The Monk and the Philosopher

Almost a year ago, I wrote about one of the most influential books I've read. Now, I'm revisiting another one: The Monk and the Philosopher.

The premise is that the man on the right, Matthieu Ricard, is a molecular-biologist-turned-Buddhist-monk. Today, he's famous enough to have his own wiki page and TED talk on "the habits of happiness". The man on the left is his father, Jean-François Revel, wiki-famous for his work in Western philosophy and political commentary. In 1998, eight years before his death, the two met for a dialogue on their understanding of life. Each brought their own distinct flavor, but their common history and intellectual stature makes for a very thoughtful and rigorous discussion. The book is simply the transcript. 

In the first chapter, Matthieu (who is today the French translator to the Dalai Lama), talks about his transition from a promising career at the frontier of molecular biology to Buddhism and eventually monkhood. He earned his Ph.D. under a Nobel-winning geneticist, and only then decided to leave it all. In telling this story, he has some really simple, meaningful insights.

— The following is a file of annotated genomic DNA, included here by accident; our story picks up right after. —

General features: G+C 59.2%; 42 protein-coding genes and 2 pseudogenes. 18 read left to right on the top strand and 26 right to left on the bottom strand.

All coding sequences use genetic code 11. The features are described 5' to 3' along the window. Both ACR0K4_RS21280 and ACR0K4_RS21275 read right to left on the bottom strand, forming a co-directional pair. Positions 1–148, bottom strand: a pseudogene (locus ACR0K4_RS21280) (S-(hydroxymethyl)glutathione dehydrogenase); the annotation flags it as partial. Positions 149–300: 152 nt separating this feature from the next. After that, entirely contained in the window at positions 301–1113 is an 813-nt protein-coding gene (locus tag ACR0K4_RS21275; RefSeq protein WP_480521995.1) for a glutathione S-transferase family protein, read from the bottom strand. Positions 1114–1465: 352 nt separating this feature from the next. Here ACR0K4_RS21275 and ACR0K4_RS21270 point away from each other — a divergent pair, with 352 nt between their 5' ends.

Through his father's fame, he met many accomplished writers, artists, and scientists, and noticed this:

But at the same time the genius they showed in their particular field was not necessarily accompanied by what you would call human perfection. All their talent, all their intellectual and artistic skills, didn't necessarily make them good human beings. 
Despite my admiration, I couldn't help noticing that the mastery such people possessed in their particular field was often not matched by even the simplest human perfections - like altruism, goodness, or sincerity.

Since reading this book, I've struggled with the question: How does one achieve success and happiness? It seems the greatest people, who have done so much good for the world, are burdened by responsibility, and it's this weight that fuels them. I imagine Bill Gates goes to bed every night upset by the injustices around the world in basic healthcare and quality of life. Is he happy? Should he have to sacrifice his happiness for the good of others?

In the book, Jean-François, the father, agrees that these dissonances exist, but he thinks it's possible to live a life immersed in typical human pursuits while seeking deeper happiness. I think I agree with him, and I don't plan on moving to Nepal to become a monk anytime soon.

Matthieu feels that "the mass of scientific knowledge [has] become a major contribution to minor needs." Ouch.

Lots of questions. No answers. C'est la vie~